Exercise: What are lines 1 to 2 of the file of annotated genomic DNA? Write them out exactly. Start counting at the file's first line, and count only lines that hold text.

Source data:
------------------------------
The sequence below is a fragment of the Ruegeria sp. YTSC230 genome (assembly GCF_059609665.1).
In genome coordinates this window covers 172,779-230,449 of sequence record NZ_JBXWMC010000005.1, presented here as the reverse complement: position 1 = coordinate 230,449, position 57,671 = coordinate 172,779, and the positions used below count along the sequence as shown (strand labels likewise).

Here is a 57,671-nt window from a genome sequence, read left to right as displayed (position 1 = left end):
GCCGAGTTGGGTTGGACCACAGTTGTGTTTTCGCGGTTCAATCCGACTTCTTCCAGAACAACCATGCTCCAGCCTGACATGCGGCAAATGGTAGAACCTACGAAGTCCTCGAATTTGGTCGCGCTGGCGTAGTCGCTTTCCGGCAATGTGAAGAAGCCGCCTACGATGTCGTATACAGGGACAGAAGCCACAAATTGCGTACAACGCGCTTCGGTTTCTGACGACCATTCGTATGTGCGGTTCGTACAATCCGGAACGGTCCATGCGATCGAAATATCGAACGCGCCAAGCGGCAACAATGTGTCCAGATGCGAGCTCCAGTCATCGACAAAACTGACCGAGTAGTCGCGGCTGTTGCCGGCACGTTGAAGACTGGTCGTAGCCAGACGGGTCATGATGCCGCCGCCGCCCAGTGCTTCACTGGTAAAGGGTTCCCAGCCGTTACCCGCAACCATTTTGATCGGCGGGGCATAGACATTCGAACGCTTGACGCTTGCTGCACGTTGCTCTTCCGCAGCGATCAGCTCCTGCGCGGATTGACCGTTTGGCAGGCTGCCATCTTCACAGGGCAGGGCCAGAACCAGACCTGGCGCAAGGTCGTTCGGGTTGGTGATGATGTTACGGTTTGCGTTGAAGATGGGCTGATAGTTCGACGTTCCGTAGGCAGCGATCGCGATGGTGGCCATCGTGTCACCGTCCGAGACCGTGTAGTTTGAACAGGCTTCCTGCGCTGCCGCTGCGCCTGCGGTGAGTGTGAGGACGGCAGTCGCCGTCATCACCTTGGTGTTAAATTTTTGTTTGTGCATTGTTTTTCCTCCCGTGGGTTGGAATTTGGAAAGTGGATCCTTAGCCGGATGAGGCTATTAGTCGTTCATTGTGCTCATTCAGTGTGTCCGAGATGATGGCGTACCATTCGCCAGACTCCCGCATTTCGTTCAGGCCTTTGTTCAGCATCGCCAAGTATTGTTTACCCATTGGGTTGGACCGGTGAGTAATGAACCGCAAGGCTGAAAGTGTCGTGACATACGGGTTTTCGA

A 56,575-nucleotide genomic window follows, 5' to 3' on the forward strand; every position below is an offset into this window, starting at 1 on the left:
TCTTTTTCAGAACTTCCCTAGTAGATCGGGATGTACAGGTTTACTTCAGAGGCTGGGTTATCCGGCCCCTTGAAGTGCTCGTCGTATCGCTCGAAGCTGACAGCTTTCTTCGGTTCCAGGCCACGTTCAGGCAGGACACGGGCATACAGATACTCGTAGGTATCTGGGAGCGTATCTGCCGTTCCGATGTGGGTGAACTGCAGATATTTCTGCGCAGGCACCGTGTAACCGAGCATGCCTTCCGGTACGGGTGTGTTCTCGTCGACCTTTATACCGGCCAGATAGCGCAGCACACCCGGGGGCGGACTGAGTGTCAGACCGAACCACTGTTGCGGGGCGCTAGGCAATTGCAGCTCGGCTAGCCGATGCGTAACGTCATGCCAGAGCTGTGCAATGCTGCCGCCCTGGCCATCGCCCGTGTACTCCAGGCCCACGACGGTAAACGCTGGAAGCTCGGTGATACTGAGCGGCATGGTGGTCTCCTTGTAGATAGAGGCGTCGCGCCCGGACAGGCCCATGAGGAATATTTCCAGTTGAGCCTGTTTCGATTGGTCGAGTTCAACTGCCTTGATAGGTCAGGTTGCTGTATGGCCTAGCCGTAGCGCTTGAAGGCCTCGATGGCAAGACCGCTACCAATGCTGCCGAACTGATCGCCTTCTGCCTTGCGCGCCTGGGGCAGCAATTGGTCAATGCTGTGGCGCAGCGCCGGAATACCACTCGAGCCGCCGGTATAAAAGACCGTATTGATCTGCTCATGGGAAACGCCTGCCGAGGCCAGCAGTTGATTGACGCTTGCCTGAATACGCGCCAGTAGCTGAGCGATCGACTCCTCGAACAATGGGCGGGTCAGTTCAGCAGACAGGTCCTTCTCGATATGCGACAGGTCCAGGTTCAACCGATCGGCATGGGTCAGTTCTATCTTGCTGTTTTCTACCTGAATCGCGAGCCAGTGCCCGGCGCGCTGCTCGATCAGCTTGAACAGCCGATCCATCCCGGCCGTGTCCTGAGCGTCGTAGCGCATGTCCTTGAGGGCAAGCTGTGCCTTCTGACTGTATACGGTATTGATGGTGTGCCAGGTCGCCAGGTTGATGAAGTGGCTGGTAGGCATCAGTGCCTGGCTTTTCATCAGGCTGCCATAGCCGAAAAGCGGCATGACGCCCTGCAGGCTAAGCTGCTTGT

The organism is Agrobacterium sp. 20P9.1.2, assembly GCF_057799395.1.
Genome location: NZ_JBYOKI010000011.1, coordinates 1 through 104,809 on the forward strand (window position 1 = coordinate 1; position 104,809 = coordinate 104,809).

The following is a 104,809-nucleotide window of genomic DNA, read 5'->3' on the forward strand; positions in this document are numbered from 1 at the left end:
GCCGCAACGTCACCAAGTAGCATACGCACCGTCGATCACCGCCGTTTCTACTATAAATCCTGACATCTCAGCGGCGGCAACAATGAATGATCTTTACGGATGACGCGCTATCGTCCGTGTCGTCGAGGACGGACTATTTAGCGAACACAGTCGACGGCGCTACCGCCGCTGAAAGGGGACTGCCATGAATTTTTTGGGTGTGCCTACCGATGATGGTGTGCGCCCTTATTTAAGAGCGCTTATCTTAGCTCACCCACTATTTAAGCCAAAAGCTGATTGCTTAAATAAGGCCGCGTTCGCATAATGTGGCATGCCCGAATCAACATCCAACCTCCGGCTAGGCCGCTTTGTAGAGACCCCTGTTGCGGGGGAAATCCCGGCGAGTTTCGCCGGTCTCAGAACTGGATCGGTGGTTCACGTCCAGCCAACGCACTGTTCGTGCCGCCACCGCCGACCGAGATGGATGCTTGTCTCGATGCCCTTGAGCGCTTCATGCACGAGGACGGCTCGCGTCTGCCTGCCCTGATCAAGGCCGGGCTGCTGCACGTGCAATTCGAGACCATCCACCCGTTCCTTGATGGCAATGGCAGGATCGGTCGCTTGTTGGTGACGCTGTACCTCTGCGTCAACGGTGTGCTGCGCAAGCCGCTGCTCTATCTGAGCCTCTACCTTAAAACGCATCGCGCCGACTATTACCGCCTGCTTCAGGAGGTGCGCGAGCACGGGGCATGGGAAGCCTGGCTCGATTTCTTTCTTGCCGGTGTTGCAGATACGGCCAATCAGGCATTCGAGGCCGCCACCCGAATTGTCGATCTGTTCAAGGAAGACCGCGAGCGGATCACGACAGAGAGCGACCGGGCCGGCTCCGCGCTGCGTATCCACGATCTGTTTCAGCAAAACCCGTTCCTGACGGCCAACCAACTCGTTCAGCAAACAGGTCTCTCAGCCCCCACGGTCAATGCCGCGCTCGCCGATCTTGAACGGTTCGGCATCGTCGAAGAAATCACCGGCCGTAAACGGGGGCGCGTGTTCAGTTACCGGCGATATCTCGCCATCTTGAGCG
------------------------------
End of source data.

The sequence below is a fragment of the Ruegeria sp. YTSC230 genome (assembly GCF_059609665.1).
In genome coordinates this window covers 172,779-230,449 of sequence record NZ_JBXWMC010000005.1, presented here as the reverse complement: position 1 = coordinate 230,449, position 57,671 = coordinate 172,779, and the positions used below count along the sequence as shown (strand labels likewise).